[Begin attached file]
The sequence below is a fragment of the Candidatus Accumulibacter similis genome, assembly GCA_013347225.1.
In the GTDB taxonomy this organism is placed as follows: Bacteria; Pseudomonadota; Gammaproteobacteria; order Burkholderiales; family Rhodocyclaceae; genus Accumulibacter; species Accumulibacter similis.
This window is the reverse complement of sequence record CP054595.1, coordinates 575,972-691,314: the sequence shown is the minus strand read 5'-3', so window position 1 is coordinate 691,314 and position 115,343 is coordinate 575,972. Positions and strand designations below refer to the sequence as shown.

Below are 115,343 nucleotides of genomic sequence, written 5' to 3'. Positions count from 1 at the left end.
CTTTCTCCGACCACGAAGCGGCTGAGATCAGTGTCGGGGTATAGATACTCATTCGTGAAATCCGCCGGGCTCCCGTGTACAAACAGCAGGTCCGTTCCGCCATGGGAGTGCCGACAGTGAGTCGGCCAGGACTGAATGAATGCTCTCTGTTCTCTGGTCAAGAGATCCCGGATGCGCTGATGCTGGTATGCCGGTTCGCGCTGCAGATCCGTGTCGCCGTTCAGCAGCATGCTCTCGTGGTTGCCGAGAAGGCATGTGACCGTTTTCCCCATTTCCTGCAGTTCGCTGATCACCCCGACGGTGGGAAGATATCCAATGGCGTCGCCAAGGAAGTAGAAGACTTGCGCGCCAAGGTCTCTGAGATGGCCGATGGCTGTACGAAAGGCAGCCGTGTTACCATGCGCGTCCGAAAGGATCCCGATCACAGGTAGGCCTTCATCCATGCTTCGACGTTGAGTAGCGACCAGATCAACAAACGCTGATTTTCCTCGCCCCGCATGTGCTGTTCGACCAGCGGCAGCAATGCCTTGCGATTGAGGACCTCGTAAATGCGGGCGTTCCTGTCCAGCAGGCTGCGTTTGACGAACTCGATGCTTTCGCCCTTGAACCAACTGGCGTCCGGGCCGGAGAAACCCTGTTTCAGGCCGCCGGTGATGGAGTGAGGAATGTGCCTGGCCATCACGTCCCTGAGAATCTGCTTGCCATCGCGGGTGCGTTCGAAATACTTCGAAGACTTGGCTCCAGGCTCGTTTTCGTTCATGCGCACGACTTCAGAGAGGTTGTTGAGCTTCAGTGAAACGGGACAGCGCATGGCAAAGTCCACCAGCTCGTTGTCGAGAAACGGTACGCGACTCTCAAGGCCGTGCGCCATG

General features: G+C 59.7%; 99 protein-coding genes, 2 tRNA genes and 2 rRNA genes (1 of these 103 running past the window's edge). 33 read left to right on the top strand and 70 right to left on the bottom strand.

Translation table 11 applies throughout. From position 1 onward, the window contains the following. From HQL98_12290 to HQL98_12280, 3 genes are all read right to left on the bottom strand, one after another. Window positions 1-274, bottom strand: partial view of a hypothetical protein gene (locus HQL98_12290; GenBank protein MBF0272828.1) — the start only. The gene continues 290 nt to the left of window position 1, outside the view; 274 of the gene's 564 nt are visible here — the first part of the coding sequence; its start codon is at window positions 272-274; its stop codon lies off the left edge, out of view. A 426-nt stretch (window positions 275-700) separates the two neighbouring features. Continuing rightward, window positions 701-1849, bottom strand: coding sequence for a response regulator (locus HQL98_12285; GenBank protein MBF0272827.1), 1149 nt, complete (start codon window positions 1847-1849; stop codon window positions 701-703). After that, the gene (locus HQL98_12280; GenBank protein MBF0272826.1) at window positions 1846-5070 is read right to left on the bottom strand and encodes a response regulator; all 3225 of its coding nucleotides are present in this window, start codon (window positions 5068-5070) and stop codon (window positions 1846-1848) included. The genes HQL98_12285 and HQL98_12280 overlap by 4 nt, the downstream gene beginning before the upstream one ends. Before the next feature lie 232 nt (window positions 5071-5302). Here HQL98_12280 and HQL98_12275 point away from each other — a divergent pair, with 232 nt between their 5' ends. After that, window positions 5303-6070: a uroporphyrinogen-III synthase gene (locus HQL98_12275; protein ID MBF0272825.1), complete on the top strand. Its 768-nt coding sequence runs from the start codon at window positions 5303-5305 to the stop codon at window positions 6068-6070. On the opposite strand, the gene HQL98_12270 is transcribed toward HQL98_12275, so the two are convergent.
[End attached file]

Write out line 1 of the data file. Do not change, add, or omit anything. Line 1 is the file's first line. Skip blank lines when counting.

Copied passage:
The sequence below is a fragment of the Candidatus Accumulibacter similis genome, assembly GCA_013347225.1.